Famous today as America’s Dairyland, Wisconsin was once the Nation’s Breadbasket. Many Wisconsin families, including the Weltys, found prosperity in the mid-nineteenth century by growing wheat. Migrating from Pennsylvania to Wisconsin in 1848 with their eleven children, they established a wheat farm and built this threshing barn, a Grundscheier. Though similar to an English three-bay barn, its design is likely Germanic. Henry Welty, the second-oldest son and a carpenter, probably raised the timbers that frame the side-gabled barn, but the builder of the rock-faced stone walls is not known. The walls have loop-like slits for ventilation in the German fashion. The rear walls are made of vertical boards. To thresh wheat, the Weltys either flailed the grain on the barn floor or had their livestock trample it. Then they opened the large doors in the front and rear walls (the existing sliding doors probably replaced hinged doors) to allow a cross breeze to blow the chaff away and the seeds to fall to the floor.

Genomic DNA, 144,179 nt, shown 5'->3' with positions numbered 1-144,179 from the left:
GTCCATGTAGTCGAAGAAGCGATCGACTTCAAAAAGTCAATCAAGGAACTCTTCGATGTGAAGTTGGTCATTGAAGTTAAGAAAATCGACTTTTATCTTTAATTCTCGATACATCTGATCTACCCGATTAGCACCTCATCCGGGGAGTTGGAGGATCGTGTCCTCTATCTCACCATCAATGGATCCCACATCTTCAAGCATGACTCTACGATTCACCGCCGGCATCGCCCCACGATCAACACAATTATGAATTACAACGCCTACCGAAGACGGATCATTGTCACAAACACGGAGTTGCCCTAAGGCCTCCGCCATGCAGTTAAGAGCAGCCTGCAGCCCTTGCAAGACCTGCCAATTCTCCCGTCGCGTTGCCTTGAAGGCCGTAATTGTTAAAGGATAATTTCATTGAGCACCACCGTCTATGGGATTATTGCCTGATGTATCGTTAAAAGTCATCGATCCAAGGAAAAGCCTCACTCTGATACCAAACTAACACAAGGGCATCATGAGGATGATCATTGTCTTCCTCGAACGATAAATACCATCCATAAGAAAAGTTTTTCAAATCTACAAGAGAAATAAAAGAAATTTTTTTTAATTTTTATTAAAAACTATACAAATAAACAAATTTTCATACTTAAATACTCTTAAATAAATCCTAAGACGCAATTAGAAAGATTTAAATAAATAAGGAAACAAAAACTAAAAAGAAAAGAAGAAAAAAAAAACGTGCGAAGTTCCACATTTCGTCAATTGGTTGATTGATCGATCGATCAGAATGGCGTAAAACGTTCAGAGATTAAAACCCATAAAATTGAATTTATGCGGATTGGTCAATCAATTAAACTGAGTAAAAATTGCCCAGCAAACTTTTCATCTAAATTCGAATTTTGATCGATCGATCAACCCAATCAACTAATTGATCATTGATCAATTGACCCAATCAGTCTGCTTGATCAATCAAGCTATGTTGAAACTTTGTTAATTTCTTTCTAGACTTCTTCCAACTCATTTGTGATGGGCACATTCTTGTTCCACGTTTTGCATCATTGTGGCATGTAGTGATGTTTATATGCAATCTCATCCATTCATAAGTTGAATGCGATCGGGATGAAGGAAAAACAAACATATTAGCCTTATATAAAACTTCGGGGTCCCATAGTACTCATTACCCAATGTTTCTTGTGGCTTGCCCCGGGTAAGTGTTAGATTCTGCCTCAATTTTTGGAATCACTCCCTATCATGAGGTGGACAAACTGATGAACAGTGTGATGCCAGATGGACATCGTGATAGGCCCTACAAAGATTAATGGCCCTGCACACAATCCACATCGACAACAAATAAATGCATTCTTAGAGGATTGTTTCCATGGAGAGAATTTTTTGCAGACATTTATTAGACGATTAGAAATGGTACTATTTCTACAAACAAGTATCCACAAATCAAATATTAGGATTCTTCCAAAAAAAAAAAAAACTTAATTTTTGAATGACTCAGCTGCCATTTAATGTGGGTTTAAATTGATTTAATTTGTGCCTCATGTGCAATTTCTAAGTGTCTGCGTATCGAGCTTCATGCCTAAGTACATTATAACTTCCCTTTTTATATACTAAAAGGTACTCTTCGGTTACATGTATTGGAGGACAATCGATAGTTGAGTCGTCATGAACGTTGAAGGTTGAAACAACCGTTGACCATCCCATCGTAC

By the late 1860s, soil depletion and competition from western states combined to devastate Wisconsin wheat farming. In 1870, the Weltys, like many of the state’s wheat growers, sold their farm. As dairying spread across southern and western Wisconsin, most threshing barns were converted into basement barns, with cattle quarters downstairs. The Welty Barn is one of the few threshing barns to survive unchanged.